​Covid-11  The Show Must Go On

17 July 2020

Culture is part of the essential life-force of the City. Over the years we have built an international reputation for our cultural offer, bringing visitors to the city, but also making it a much better place to live. The Coronavirus has put much of this at risk but the sector is working hard to make sure arts in Manchester have a future. Below comes an extract from John McGrath from some of the work the Manchester International Festival are doing to keep arts alive, but they are not alone, with our Cultural Director Dave Moutrey and Executive Member Luthfur Rahman working with colleagues across the sector to keep it going.


A major focus of our work since lockdown has been to provide support for local artists and freelancers across Greater Manchester, whose creative practice and livelihoods have been severely impacted by Covid-19 or more recently affected by the murder of George Floyd.  Leading this work has been our Creative Engagement department creating a new Creative Call Out commissioning scheme and training programmes to support artists and freelancers, which have supported hundreds of artists since the start of lockdown This includes:

     -    funding 16 remote residencies supporting the development of individual’s artistic practice

     -    funding 7 online editions of Festival in My House & Yours, supporting 23 artists and reaching a combined audience of 6,268 via the MIF Live YouTube channel;

     -    funding 10 artists to deliver creative activity for communities through our Get Creative programme. Activity has ranged from virtual Bollywood dance classes to creative writing workshops and international poetry exchanges and has been hosted on a variety of platforms;

     -    responding to training and skills development needs identified by local artists and freelancers during lockdown with a programme of free on-line training and coaching led by industry experts on digital skills, fundraising, finance and administration - 268 artists and freelancers have been supported through this training and coaching;

     -    providing regular online Artist and Freelancer Drop-In sessions that have reached over 600 artists and freelancers in the past 14 weeks. We plan to continue these sessions through Summer 2020; 

     -    piloting an artist-led speed-dating service on-line, bringing artists in lockdown together to collaborate on projects. Following a successful pilot we will offer this regularly over the remainder of the summer;

     -    Providing regularly updated resources around funding and sector guidance on our website and via a dedicated Artist and Freelancers Facebook group.  Our funding guidance has been downloaded 3.5k, with 67% of those were new users to the site;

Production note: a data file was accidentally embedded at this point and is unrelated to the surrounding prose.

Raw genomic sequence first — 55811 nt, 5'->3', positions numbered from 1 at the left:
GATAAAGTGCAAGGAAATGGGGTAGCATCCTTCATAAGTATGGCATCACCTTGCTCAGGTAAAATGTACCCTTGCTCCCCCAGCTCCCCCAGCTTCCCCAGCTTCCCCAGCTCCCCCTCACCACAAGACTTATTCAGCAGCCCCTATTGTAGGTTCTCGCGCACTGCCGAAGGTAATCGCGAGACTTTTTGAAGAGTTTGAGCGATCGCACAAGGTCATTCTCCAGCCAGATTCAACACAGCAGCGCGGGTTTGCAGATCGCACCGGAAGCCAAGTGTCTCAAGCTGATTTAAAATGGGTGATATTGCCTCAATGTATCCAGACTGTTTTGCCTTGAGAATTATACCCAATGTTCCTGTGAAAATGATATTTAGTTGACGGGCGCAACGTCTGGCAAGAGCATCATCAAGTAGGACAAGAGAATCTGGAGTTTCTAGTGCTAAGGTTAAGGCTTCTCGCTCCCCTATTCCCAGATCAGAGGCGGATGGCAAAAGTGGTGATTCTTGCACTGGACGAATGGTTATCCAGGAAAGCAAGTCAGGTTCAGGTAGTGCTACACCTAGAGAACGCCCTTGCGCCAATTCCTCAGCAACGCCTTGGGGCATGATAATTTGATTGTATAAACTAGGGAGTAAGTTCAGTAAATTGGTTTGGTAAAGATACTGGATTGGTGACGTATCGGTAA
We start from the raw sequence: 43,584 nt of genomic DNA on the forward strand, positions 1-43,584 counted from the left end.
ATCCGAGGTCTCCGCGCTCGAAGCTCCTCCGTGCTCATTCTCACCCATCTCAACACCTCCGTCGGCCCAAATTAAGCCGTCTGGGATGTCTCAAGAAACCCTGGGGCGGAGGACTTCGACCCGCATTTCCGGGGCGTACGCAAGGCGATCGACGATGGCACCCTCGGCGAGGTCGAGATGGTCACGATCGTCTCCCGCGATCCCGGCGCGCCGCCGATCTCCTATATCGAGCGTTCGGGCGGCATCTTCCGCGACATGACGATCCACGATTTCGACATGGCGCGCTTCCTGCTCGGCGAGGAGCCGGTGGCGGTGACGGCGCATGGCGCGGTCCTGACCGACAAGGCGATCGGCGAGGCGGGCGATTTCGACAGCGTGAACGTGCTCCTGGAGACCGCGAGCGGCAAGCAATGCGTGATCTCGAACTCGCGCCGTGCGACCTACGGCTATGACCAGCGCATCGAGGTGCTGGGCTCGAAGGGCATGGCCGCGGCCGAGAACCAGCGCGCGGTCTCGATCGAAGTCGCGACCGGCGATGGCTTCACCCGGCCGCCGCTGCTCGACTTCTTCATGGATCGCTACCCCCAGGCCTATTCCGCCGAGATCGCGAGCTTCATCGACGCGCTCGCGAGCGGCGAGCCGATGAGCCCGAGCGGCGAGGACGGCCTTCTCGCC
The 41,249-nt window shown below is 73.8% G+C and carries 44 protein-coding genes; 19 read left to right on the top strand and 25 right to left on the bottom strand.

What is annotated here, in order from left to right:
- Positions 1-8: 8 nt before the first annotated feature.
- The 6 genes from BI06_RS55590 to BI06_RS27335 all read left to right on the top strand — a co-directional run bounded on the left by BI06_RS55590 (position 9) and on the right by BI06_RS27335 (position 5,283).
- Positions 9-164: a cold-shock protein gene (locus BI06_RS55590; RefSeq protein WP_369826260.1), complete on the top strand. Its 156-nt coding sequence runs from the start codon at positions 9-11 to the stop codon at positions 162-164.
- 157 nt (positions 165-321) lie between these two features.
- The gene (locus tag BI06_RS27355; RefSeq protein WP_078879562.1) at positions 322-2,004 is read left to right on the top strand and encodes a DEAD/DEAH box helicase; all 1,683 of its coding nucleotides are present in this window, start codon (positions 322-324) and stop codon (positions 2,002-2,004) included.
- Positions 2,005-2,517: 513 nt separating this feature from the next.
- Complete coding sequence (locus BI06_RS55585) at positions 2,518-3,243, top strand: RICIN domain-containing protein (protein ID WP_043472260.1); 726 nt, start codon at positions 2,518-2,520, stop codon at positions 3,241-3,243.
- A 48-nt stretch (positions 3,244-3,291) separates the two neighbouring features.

-    launching a pilot project – Speak Out - exploring the art of speech writing, and making, and offering essential support for any young person wanting to Speak Out on the issues that affect them most; 

     -    extending Creative Call Out in September with a new micro-commissions scheme to support GM-based music creators with 20 new commissions.  

Additionally we have contributed to sector-wide responses to support artists and freelancers: through our ongoing participation with the Manchester Cultural Leaders Group; through our involvement in the GM Arts Hub and its advisory sessions for GM artists (these have so far supported 106 people with Emergency Funding advice and 191 people with half-hour advisory sessions); and by sponsoring a Manchester-based freelancer, Chanje Kunda, to join the new national Freelance Task Force to strengthen the influence of the self-employed theatre and performance community.

Evaluation of this work to date has been very positive with 92% of artists who have completed their Creative Call Out projects rating it as a ‘very useful - extremely useful’ opportunity during COVID-19. 

In addition we have continued to support participants, community partners and networks through: 

     -    donating 8 tablets and data packages to our most vulnerable participants; these have provided a vital lifeline to access online content, conversation and support during this period of isolation and social distancing; 

     -    directing financial and other support to two of our key community partners Rainbow Surprise and Mustard Tree, for example, using budgets that would have been used for MIF social events to donate food packages to those most in need and offering staff volunteering;

     -    continuing to host Talking Points online, our monthly online conversation sessions and social meet-ups for North Manchester residents. 


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